Although an extensive number of antibiotics are available to combat bacterial diseases, effective treatments for viral diseases are extremely limited. Researchers in the UCLA AIDS Institute conducted a study that suggested that photosensitizing a virus’s membrane covering can inhibit its ability to enter cells. The finding could lead to the development of more potent and less expensive antivirals that can be effective against a number of harmful viruses. They published their findings in the February edition of the Journal of Virology.
The study is a component of ongoing research focused on a compound called LJ001, which is a “broad-spectrum” antiviral that can attack an extensive variety of viruses. The new study takes the research a step further by showing that the process of photosensitization, which enhances a b a biological organism’s sensitivity to certain damaging processes induced by light, applies to more than just LJ001. The researchers note that the new study could result in the development of a cost effective method to make blood products safer, which is particularly important for resource poor countries where deadly viruses run rampant.
The study authors explain that there are two categories of viruses: lipid-enveloped and non-enveloped. Enveloped viruses are surrounded by a membrane, which serves as a mechanism whereby the virus delivers its genome into a host cell; thus, infecting it. Many harmful viruses contain this envelope, noted first author Frederic Vigant, the study’s first author who conducted the research as a postdoctoral researcher in the Department of Microbiology, Immunology and Molecular Genetics (MIMG) at the David Geffen School of Medicine at UCLA. He explained, “The ability of photosensitizers to inactivate many different viruses has been known for decades.” Photosensitizers have the ability to cross-link DNA and RNA, which can irreversibly damage viral genetic material. He explained, “It must have seemed so obvious this was how photosensitizers work, that no one ever looked in detail at the oxidation of the lipids.” He added, “Oxidation of lipids by light, termed photo-oxidation, is also very well known,” he added.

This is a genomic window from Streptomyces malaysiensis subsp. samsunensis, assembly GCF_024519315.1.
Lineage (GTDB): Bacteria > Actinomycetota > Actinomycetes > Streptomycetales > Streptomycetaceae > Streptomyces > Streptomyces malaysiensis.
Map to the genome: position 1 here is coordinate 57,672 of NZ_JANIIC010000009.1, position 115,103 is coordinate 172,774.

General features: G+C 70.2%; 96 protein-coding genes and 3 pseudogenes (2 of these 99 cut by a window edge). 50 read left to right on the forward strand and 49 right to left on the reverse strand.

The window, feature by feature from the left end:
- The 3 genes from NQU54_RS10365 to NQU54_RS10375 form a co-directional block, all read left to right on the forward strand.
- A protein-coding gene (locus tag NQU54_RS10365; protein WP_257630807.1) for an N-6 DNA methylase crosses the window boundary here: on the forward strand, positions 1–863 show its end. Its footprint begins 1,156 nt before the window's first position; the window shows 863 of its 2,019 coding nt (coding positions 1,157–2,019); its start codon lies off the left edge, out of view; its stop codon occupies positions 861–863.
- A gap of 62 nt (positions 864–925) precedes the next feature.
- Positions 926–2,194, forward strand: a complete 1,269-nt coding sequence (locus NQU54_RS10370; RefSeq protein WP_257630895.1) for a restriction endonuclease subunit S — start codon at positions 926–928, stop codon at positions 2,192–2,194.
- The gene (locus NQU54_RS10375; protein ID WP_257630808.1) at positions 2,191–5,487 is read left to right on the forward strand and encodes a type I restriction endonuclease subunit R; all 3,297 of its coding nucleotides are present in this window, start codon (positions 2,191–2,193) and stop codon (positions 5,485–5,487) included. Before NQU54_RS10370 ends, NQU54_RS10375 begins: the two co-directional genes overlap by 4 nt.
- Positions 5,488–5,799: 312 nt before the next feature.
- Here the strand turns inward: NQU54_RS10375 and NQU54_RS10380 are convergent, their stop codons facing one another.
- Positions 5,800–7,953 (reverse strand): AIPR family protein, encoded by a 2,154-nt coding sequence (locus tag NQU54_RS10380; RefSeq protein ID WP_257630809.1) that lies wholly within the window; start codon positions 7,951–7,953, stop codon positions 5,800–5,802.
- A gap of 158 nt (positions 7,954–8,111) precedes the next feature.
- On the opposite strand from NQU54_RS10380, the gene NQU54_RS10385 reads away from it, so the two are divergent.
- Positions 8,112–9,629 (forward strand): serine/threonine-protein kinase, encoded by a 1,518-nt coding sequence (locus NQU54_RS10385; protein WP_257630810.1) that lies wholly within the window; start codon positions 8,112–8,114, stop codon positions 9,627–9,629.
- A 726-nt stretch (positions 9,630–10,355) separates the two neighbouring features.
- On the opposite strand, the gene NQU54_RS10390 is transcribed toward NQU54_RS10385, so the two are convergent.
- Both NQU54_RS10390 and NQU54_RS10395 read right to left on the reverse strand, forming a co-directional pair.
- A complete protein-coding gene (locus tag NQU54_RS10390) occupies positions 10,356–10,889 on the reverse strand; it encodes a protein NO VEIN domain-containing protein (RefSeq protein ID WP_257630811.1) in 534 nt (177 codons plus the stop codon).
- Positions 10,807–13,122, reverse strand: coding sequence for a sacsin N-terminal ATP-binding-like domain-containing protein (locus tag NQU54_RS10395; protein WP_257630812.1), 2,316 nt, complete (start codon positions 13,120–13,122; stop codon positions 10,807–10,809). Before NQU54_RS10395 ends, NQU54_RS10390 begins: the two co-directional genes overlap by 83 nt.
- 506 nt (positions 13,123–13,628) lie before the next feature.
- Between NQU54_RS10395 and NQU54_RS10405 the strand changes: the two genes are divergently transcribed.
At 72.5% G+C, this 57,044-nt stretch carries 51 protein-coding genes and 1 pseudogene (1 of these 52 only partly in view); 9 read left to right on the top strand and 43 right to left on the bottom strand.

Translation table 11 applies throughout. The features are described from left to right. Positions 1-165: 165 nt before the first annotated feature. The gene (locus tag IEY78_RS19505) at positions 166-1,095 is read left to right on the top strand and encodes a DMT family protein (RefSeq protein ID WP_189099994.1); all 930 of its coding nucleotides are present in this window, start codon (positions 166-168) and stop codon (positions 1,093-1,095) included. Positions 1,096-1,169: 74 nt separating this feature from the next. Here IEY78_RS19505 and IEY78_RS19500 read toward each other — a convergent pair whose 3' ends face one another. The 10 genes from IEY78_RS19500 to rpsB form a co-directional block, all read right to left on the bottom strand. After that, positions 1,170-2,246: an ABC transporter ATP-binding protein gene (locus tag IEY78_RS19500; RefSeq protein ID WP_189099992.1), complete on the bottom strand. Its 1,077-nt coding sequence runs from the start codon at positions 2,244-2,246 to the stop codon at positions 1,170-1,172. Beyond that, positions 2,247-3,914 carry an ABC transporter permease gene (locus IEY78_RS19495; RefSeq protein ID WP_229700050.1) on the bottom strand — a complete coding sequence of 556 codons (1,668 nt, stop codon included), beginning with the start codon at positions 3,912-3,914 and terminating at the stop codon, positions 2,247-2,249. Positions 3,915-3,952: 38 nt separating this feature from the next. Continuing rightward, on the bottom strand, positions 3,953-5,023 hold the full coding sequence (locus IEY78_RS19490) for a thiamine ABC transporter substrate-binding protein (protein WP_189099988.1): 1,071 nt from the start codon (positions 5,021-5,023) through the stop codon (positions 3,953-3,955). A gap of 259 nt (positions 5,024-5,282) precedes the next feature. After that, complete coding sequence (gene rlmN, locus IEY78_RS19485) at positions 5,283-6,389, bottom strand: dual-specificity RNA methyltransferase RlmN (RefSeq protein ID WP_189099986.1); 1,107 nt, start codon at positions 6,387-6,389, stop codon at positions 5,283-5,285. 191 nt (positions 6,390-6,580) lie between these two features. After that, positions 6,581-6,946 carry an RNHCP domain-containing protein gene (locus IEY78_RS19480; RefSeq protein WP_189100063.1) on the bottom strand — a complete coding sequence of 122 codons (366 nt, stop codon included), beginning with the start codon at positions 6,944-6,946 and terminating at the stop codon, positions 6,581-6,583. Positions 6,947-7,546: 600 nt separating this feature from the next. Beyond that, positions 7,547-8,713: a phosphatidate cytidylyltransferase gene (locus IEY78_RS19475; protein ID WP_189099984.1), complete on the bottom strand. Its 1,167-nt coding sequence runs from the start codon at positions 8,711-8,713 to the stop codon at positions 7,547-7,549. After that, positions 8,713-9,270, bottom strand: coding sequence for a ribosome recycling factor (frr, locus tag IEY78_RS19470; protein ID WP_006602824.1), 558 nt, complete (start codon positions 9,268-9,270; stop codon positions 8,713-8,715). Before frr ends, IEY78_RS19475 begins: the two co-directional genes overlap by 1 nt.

In the study, the researchers determined how photo-oxidation of the viral lipid envelope can serve as a method for compromising the ability of lipid-enveloped viruses to enter cells. In a previous study published in 2010, the investigators described LJ001, which is an antiviral small molecule that is effective against numerous viruses, including HIV-1, influenza A, filoviruses, poxviruses, arenaviruses, bunyaviruses, paramyxoviruses and flaviviruses. These viruses are responsible for some of the world’s deadliest diseases (e.g., AIDS, Nipah virus encephalitis, Ebola hemorrhagic fever, and Rift Valley fever). The researchers note the LJ001 may also be effective against new, yet-to-be discovered enveloped viruses.
Following the 2010 study, the researchers published a study that found that the LJ001 broad-spectrum antiviral, and its more potent second-generation derivatives, could be effective against any lipid-enveloped virus via photosensitization of the envelope. Dr. Lee noted that this was the first time this process was identified and used as an antiviral strategy. He noted that the new study found that this new paradigm for antivirals applies to more than just LJ001. The investigators evaluated another broad-spectrum antiviral compound called dUY11, which was thought to act as a “wedge” by inserting into viral membranes and compacting the lipids; thus, impairing fusion and entry into cells. The researchers explain that this process is unlikely to occur on its own because it is inactive in the dark. It was found to behave as a photosensitizer in all the experiments they performed. As with LJ001 and its derivatives, dUY11 enters the viral membranes, is activated by light, and then alters the lipid composition of the viral coating, resulting in the inability of the virus to fuse with and enter cells. Dr. Vigant explained, “In other words, instead of the compound itself acting as a physical constraint on the membrane, we show that it actually works through photochemical reactions that end up changing the biophysical properties of the virus membrane that make it unable to mediate fusion.”